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Our Story

Why Fairtrade Matters

Is anyone else feeling relieved to have survived the consumer discount frenzy that is Black Friday/Cyber Monday? 

Loskey did not join the fray.  But we didn’t completely sit on the sidelines either.  Instead, we decided to turn Black Friday into Give Back Friday.  The offer?  To donate 10% of our sales from Black Friday through to Christmas to #projecthrive, the sewing centre set up by our partner, Sonica Sarna, to give at-risk women in Delhi fair and safe employment.  The money we raise will go to the provision of new training manuals, lighting and equipment for the centre.

We are proud to work with Sonica Sarna and #projecthrive -- fairtrade and ethical partners that give women the opportunity to have agency in their own lives through economic empowerment.  Giving a little back to support the mission is the least we can do over this holiday period because working with fairtrade and ethical partners really matters.  And here’s why:

 The Reality of Working in the Apparel Industry

 Fair pay

Before understanding how critical it is to work with ethical partners, we first need to explore some of the dark truths of fashion workers.  In many Asian nations, the minimum wage for workers in the apparel industry is less than half of the living wage in those countries.  If that weren’t bad enough, many employers in the sector do not even adhere to these minimum wage requirements.  In fact, non-compliance with minimum wage is as high as 59% in India.  This effect is further heightened by gender.  In Pakistan, non-compliance for minimum wages is 27% for men, but 87% for women.  But in most of these countries, women represent more than 70% of the apparel workforce.

In reviewing these stats, it suddenly becomes clear how some high street retailers are able to sell a £5 t-shirt.  Is it because they are reducing their own margins?  No.  It is because somewhere along the supply chain a fair price is not being paid for goods or services.  More often than not, it is the workers who are shortchanged.  In the words of Lucy Siegle, ‘Fast fashion isn’t free.  Someone, somewhere, is paying.’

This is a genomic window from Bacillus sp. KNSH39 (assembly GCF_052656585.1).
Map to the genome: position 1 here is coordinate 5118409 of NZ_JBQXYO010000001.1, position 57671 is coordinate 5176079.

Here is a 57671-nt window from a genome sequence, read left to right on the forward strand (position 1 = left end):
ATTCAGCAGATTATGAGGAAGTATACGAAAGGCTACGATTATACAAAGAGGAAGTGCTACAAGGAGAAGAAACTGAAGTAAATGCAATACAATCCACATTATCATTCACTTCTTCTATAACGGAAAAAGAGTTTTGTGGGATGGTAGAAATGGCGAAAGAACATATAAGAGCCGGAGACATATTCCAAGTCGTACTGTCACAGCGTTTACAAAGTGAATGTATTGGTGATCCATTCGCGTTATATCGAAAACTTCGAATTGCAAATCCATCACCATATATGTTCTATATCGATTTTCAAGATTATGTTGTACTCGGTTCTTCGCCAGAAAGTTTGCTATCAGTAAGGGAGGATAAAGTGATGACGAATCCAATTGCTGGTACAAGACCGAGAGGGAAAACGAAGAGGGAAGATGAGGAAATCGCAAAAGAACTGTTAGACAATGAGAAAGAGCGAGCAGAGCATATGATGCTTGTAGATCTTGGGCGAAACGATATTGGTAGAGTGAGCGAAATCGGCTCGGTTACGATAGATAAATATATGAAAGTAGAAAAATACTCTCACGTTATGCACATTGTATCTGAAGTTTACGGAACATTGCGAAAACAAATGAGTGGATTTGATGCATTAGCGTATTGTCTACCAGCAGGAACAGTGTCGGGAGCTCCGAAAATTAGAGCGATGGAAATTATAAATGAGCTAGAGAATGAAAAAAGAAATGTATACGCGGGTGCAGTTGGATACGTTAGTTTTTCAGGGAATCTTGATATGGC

Respect and Care

However, fairtrade is not simply about paying a fair price for goods and services.  It is also about the overall well-being of the workers.  That means both treating them with respect and ensuring their working conditions are safe.

Safety has not always been a priority for apparel manufacturers trying to churn out the latest knock-offs from the catwalk as cheaply as possible.  As a result, there have been some tragic consequences.  In April 2013, the Rana Plaza building, which housed several garment factories in Bangladesh, collapsed killing 1,134 workers.  The building had not been designed for use as a factory – it was intended as a space for shops and offices.  The heavy machinery required for apparel manufacturing led to structural damage to the building, ultimately leading to its collapse.  Several well-known high street brands, including Mango, Primark and Benetton, manufactured at Rana Plaza.

The tragedy shone a bright light on the mortal danger to some apparel workers.  As a result, there is an ever-increasing demand for supply chain transparency driven by organisations such as Fashion Revolution, set-up in the aftermath of Rana Plaza.  However, the ongoing demand for fast fashion means that many brands continue to cut corners at the expense of workers’ safety

Ethical Trading Initiative

For all of these reasons, we are proud that our partners adhere to the Ethical Trading Initiative.  Set up 20 years ago – 15 years before Rana Plaza – the initiative was started by a coalition of unions and NGOs to codify the rights of workers in the apparel industry globally.  In short, the ETI Base Code states that:

 

Living in the UK, it is easy to become distanced from the realities that drive the need for this code – that half of the world’s population lives on $2 per day; that 21 million people remain victims of forced labour.  It’s a stark reality, and one that we should all consider when tempted to buy that £5 t-shirt on the high street.

Shopping for the holidays

I started this post with my sense of relief that Black Friday/Cyber Monday was over, but the truth is that the Christmas shopping season has only just begun.  At Loskey, we are celebrating by giving back and supporting the development of our fairtrade partners.

However, every one of us can support fairtrade by being mindful of how we shop.  We have the power to vote with our money and support the brands that are doing right by their workers.  Let’s make the season of giving not just about our own family and friends, but also about the families and friends of the people who make our gifts.